“And does the b’nacle foster the sin of pride” … certainly, when bloggers start to censor opinions they don’t agree with!
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If pride is the “sin of the Saints in the latter days,” then how come there hasn’t been more of an emphasis on identifying the pontential causes of pride within the church?
When the Word of Wisdom was revealed to Joseph Smith in 1833, the church was built around the very concepts of that particular revelation. Two years later, the first three verses of D&C 89 were added to clarify that the Word of Wisdom was not intended to be required of the saints, and not meant to act as a constraint to even the weakest of members. Yet today many members become inactive because they are too weak to follow the Word of Wisdom, at which point active members accuse them of being too pridefull for refusing give up their wicked ways and return to the fold.
This may be true in many cases, but who is more guilty of pride here? The inactive member who is not strong enough to follow the law, or the active member who doesnt realize that the law wasnt intended to be a law in the fist place? When the Word of Wisdom became required of the Saints 10 years later (a direct contradiction of D&C 89:1-3) Satan exploited the misunderstanding by creating a rhetorical situation for both active and inactive members to inevitably be guilty of pride to some degree.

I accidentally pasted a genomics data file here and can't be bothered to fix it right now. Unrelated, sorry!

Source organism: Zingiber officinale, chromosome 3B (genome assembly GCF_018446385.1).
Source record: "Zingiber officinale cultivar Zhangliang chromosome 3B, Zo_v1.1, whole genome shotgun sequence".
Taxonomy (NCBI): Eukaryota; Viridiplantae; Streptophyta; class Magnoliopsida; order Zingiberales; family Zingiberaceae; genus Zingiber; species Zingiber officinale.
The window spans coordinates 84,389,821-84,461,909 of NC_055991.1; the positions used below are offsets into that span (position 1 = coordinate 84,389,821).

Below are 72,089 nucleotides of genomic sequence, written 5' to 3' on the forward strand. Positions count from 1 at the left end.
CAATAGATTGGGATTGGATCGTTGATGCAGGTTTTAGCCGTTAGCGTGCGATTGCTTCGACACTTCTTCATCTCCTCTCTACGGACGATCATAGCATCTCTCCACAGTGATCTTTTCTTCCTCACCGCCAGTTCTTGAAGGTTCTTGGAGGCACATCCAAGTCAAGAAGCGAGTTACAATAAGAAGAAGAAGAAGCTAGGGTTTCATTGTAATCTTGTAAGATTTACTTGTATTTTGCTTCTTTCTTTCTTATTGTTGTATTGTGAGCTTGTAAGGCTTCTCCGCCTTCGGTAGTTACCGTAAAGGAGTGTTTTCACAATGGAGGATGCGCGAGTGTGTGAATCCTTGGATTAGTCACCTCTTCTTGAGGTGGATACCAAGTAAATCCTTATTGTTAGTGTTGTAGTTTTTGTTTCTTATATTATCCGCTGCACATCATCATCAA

Do you think the leaders of the church will ever consider looking into the Word of Wisdom as a potential root of pride in the last days? Highly doubtful…and I bet the reocurring theme can speak for itself as to why not. One thing all members should take into consideration (especially those born under the Word of Wisdom law) is why do they really abide by those rules? Do they do it out of fear for their membership status and temple recomends, or do they do it for the spiritual growth promised to those who see the wisdom in following when they know they don’t have to? It becomes pretty hard to follow for the right reasons when it is a required mandate, and if people refuse to question the deep seeded motive behind their actions, then they are vulnerable to they worst kind of pride immaginable…the invisble pride. Just something to ponder.